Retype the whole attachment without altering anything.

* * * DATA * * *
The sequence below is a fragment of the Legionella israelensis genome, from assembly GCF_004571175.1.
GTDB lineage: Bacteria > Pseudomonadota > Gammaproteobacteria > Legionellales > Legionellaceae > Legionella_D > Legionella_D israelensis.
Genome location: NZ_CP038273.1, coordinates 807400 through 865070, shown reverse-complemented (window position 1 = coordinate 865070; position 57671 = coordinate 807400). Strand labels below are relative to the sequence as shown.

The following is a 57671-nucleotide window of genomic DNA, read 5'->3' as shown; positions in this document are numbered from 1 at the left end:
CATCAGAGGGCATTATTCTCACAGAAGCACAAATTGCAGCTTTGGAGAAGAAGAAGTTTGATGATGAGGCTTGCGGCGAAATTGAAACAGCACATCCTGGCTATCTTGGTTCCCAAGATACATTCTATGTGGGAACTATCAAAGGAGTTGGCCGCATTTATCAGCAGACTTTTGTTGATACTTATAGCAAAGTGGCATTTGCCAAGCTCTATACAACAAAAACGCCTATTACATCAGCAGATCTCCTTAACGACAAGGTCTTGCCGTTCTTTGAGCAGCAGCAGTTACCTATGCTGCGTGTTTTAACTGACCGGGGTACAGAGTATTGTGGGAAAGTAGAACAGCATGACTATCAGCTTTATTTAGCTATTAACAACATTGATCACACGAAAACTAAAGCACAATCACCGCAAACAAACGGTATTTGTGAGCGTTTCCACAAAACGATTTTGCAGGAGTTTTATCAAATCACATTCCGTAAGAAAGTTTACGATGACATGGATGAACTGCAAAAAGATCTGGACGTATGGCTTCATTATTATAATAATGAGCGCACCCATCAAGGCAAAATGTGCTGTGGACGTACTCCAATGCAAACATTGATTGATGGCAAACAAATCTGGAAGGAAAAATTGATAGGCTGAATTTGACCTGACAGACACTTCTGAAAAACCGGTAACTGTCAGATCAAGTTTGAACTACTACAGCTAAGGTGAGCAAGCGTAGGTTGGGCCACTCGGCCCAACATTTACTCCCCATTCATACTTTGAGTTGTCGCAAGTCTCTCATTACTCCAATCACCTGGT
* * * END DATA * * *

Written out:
The sequence below is a fragment of the Legionella israelensis genome, from assembly GCF_004571175.1.
GTDB lineage: Bacteria > Pseudomonadota > Gammaproteobacteria > Legionellales > Legionellaceae > Legionella_D > Legionella_D israelensis.
Genome location: NZ_CP038273.1, coordinates 807400 through 865070, shown reverse-complemented (window position 1 = coordinate 865070; position 57671 = coordinate 807400). Strand labels below are relative to the sequence as shown.

The following is a 57671-nucleotide window of genomic DNA, read 5'->3' as shown; positions in this document are numbered from 1 at the left end:
CATCAGAGGGCATTATTCTCACAGAAGCACAAATTGCAGCTTTGGAGAAGAAGAAGTTTGATGATGAGGCTTGCGGCGAAATTGAAACAGCACATCCTGGCTATCTTGGTTCCCAAGATACATTCTATGTGGGAACTATCAAAGGAGTTGGCCGCATTTATCAGCAGACTTTTGTTGATACTTATAGCAAAGTGGCATTTGCCAAGCTCTATACAACAAAAACGCCTATTACATCAGCAGATCTCCTTAACGACAAGGTCTTGCCGTTCTTTGAGCAGCAGCAGTTACCTATGCTGCGTGTTTTAACTGACCGGGGTACAGAGTATTGTGGGAAAGTAGAACAGCATGACTATCAGCTTTATTTAGCTATTAACAACATTGATCACACGAAAACTAAAGCACAATCACCGCAAACAAACGGTATTTGTGAGCGTTTCCACAAAACGATTTTGCAGGAGTTTTATCAAATCACATTCCGTAAGAAAGTTTACGATGACATGGATGAACTGCAAAAAGATCTGGACGTATGGCTTCATTATTATAATAATGAGCGCACCCATCAAGGCAAAATGTGCTGTGGACGTACTCCAATGCAAACATTGATTGATGGCAAACAAATCTGGAAGGAAAAATTGATAGGCTGAATTTGACCTGACAGACACTTCTGAAAAACCGGTAACTGTCAGATCAAGTTTGAACTACTACAGCTAAGGTGAGCAAGCGTAGGTTGGGCCACTCGGCCCAACATTTACTCCCCATTCATACTTTGAGTTGTCGCAAGTCTCTCATTACTCCAATCACCTGGT